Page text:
Ultimately, the problems with Ingrid Goes West mostly land somewhere with the writers and the director. Sloppy characterization, jarring or ill-conceived tonal shifts, and an ultimately mixed message hamper what should be - and at times almost is - an excellent, relevant dark comedy. There are a number of excellent little jokes in the film, most of them foregrounding Plaza's barely-concealed desperation, but the scattershot nature of the film's tonal choices, which end up playing a number of scenes completely straight, make them feel like clever little islands in a dark, dramatic sea. 

The movie reminded me of a Black Mirror episode. I don't mean that generally; I mean, it reminded me of one, very specific Black Mirror episode: "Nosedive." The two share a number of observations, and even some scenes and supporting characters seem teleported wholesale between the two. But the Rashida Jones/Joe Wright "Nosedive" knows exactly what its satirical target is - the phony, faux-politeness expected of women at all times online - and the story is built to an enormously cathartic release as it strips Bryce Dallas Howard's character of all the surface-level nonsense that filled her feeds. Ingrid Goes West doesn't have the same kind of internal consistency, constantly getting distracted by its infatuation with its own characters. Billy Magnussen in particular belongs on a different planet than everyone else in this film, a complete and total distraction that allows the film to flirt with darkness without committing in any meaningful way.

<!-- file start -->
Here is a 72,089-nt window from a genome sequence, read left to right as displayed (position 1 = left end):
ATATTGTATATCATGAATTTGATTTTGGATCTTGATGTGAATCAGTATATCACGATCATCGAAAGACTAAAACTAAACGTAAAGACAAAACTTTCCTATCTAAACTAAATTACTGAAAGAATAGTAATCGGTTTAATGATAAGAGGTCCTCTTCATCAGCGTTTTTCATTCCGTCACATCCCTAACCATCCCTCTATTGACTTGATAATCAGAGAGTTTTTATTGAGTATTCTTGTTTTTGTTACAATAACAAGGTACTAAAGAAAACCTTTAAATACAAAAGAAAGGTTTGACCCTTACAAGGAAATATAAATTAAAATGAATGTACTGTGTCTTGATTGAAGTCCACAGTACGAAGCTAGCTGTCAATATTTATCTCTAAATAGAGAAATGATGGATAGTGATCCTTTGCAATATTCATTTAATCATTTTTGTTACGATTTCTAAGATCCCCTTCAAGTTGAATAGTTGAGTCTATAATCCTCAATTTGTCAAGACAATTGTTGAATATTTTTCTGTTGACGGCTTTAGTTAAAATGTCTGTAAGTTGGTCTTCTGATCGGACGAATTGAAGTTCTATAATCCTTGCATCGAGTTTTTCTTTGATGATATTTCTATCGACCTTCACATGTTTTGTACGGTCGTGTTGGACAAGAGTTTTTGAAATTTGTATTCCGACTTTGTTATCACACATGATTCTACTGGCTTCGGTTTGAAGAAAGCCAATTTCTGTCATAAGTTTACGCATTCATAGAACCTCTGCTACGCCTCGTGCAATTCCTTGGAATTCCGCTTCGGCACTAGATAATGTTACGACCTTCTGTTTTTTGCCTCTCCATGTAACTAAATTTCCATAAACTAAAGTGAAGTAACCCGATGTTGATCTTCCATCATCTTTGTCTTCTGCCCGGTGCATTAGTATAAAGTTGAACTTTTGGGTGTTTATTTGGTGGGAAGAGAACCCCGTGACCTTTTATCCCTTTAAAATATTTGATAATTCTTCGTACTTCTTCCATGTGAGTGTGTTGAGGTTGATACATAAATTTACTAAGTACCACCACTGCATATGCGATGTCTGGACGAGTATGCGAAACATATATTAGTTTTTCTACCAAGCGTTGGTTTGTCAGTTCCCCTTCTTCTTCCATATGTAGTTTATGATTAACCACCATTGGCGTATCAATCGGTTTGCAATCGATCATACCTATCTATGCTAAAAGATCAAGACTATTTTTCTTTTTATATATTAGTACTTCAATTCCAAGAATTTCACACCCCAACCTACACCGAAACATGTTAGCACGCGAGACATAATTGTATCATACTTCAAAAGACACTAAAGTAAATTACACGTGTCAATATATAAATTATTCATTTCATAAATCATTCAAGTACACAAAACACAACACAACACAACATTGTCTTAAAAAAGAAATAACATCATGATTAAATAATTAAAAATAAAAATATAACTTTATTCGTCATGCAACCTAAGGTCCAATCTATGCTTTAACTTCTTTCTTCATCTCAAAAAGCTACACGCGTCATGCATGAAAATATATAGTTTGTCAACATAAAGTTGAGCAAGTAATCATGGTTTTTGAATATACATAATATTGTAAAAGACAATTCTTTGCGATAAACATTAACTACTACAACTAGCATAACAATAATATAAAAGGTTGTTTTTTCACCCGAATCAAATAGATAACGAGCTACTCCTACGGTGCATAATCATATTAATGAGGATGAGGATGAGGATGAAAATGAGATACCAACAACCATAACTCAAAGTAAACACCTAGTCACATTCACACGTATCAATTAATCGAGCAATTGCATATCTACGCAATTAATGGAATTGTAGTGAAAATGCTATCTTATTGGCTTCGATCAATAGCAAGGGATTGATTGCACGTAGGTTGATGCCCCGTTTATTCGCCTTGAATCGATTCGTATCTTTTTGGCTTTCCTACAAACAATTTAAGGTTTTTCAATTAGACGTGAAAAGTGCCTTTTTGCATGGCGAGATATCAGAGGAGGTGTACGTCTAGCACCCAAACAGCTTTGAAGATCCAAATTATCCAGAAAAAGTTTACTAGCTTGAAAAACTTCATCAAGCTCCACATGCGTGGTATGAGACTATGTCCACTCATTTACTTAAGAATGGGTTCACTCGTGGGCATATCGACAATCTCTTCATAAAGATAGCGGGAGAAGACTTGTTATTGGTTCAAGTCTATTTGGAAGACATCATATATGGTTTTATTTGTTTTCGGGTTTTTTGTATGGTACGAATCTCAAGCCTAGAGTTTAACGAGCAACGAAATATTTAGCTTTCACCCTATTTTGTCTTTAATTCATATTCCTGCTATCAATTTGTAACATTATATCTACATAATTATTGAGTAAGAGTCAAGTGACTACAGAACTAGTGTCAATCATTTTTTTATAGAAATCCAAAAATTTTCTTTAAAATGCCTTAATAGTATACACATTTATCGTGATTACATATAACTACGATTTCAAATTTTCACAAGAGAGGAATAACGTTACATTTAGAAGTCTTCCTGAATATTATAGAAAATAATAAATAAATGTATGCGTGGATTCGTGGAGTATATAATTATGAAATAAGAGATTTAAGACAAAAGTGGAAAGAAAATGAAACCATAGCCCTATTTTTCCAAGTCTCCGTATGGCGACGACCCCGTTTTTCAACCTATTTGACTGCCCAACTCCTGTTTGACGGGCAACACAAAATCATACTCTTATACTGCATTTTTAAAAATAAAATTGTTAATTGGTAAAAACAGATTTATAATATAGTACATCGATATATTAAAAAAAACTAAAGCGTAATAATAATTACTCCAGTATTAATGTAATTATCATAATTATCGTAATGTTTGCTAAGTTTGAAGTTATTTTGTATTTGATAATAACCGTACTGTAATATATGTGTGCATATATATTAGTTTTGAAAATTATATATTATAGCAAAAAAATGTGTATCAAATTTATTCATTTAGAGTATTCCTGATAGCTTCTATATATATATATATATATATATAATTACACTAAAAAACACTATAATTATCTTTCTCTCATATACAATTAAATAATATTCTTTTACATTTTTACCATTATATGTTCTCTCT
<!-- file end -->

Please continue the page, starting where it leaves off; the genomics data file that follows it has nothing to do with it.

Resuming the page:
To me, what Ingrid Goes West was aiming for was to be a modern, social media savvy take on the iconic Scorsese/De Niro film The King of Comedy. Looked at through that lens, it's much easier to see where Ingrid goes wrong, pitting Plaza's Pupkin-analogue against the film's most egregious maniacal Bernhard-type and then chickening out before the thread goes anywhere. Indeed, nearly every thread the film follows, and there are far too many, peters out rather than reaching any heightened comic conclusion -- or any penetrating dramatic one.

Ingrid Goes West has plenty to recommend it, particularly for fans eager to see Plaza continue to burst out of her shell. While it lacks the range of her legitimately breathtaking turn in Legion earlier this year, it is still another step for a great young actor. And Olsen was surprisingly delightful as a shallow, catty hipster who would be much easier to dislike if not for Olsen's talent for mimicking genuine warmth, many of the film's best dramatic scenes allowing her fake genuineness to bounce off Russell's fake pretentiousness to fascinating effect. While it's a shame that the movie never comes together in any meaningful way, I still think the film manages, in its few great moments, to achieve a very genuine portrait of shallowness. The effect is effervescent, a mirage perhaps, something you think you catch for a moment before one of the film's more artificial constructs gets in the way, a wave lapping at the sand and erasing any trace of what you thought you saw.

Ingrid Goes West is in theaters everywhere starting today. Written by David Branson Smith and Matt Spicer and directed by Matt Spicer, Ingrid Goes West stars Aubrey Plaza, Elizabeth Olsen, and O'Shea Jackson, Jr.